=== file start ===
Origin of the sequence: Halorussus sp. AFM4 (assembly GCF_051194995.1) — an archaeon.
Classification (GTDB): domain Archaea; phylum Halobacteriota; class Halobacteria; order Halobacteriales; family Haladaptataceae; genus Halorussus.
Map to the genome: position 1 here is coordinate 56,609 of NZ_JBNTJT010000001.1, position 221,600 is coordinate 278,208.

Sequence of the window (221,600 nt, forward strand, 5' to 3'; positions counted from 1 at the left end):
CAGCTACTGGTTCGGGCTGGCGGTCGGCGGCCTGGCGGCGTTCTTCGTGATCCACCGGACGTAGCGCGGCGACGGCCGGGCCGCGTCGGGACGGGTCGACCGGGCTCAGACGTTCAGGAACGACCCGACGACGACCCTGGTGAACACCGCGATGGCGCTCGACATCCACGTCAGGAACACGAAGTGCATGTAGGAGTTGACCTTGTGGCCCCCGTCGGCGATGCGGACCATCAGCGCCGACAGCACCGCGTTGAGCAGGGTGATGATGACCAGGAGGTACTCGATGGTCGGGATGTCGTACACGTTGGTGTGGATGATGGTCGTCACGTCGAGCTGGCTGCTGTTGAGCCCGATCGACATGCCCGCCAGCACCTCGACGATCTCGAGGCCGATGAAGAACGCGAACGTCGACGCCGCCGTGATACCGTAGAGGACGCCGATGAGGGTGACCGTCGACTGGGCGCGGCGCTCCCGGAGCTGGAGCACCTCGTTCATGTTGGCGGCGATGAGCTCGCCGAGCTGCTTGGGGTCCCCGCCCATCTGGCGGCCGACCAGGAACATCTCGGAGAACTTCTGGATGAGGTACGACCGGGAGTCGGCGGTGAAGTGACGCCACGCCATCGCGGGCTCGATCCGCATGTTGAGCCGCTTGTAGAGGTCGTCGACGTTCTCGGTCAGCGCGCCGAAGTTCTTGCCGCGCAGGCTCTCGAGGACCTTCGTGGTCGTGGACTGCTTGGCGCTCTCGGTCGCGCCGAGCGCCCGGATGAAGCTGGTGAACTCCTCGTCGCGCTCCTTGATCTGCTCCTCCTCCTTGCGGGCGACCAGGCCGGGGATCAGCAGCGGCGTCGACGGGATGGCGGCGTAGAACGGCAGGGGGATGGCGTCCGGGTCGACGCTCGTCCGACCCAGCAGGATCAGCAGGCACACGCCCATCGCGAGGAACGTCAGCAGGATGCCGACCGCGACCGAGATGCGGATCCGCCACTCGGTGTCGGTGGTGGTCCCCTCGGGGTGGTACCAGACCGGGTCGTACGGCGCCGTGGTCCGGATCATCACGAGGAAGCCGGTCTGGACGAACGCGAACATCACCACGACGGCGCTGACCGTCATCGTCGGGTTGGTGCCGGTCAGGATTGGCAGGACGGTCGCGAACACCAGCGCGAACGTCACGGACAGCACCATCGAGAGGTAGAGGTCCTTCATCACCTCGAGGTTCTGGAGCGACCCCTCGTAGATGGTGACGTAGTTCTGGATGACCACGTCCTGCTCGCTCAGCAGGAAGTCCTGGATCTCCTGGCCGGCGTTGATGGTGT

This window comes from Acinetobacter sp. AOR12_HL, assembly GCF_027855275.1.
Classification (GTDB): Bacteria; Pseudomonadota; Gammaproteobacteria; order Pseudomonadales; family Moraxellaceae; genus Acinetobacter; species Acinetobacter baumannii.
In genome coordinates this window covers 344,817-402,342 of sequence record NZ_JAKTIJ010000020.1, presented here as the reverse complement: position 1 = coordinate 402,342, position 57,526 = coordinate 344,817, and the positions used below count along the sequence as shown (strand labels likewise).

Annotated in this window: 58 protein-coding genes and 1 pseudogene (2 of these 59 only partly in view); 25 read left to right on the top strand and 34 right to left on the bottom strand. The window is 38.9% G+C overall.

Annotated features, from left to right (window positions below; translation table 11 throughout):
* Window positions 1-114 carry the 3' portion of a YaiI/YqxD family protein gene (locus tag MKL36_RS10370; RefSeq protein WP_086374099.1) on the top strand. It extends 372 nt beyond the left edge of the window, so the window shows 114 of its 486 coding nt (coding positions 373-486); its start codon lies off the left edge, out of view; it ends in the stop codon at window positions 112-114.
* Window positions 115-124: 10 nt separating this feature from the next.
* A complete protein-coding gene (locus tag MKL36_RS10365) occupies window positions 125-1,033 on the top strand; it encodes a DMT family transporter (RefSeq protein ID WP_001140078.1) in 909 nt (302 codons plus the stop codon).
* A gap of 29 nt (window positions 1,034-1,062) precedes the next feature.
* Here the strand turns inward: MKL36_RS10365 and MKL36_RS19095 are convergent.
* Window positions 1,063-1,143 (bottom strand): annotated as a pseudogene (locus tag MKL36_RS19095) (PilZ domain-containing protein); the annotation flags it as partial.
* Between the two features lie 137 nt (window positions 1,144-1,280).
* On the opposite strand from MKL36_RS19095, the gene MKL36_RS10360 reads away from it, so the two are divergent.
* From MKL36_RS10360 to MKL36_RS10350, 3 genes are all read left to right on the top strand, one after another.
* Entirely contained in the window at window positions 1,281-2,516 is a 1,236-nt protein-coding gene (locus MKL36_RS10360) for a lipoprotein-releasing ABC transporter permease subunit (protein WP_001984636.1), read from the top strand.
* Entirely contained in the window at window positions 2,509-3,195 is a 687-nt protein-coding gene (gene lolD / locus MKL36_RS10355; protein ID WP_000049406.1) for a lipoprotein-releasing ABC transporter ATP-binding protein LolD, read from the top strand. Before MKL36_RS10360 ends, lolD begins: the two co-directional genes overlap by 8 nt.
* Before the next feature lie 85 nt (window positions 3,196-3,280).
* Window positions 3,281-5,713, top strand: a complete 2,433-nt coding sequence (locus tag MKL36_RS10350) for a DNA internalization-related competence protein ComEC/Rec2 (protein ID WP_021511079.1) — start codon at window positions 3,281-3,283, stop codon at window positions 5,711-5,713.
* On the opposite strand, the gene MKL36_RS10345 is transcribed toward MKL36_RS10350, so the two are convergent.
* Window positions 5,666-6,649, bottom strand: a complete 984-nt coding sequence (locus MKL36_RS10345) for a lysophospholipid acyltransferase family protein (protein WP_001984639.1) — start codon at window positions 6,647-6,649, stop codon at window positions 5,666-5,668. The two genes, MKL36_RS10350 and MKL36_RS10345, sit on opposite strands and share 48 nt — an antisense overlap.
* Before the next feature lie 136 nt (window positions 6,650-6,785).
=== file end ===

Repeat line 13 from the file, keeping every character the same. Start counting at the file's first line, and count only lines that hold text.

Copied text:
* A complete protein-coding gene (locus tag MKL36_RS10365) occupies window positions 125-1,033 on the top strand; it encodes a DMT family transporter (RefSeq protein ID WP_001140078.1) in 909 nt (302 codons plus the stop codon).